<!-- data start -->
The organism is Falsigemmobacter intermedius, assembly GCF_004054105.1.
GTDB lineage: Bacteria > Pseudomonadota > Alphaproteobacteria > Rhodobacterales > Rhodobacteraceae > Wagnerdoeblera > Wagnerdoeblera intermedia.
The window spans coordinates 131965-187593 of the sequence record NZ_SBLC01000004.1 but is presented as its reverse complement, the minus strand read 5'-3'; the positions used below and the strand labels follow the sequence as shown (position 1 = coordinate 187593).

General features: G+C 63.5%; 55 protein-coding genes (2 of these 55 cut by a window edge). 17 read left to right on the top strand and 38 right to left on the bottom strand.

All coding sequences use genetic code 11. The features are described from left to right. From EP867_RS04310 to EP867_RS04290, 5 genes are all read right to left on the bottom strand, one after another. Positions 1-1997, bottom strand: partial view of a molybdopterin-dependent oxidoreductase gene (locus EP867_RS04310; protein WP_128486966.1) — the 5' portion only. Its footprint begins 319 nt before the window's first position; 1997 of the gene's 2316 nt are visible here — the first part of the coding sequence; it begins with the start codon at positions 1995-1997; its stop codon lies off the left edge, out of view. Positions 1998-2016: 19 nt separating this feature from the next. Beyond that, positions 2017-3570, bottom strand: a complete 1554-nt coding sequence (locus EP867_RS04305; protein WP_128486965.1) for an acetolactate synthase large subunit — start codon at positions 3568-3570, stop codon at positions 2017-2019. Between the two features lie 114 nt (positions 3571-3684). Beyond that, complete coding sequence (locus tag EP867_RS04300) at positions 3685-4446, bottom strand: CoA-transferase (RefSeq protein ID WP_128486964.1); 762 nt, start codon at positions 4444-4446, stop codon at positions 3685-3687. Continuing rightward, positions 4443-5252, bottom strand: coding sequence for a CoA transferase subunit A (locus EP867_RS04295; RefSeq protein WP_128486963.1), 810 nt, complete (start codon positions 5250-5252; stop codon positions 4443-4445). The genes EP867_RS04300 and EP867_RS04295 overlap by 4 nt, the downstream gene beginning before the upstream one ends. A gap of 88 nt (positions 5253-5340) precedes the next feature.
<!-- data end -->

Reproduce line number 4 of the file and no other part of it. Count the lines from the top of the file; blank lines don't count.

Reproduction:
General features: G+C 63.5%; 55 protein-coding genes (2 of these 55 cut by a window edge). 17 read left to right on the top strand and 38 right to left on the bottom strand.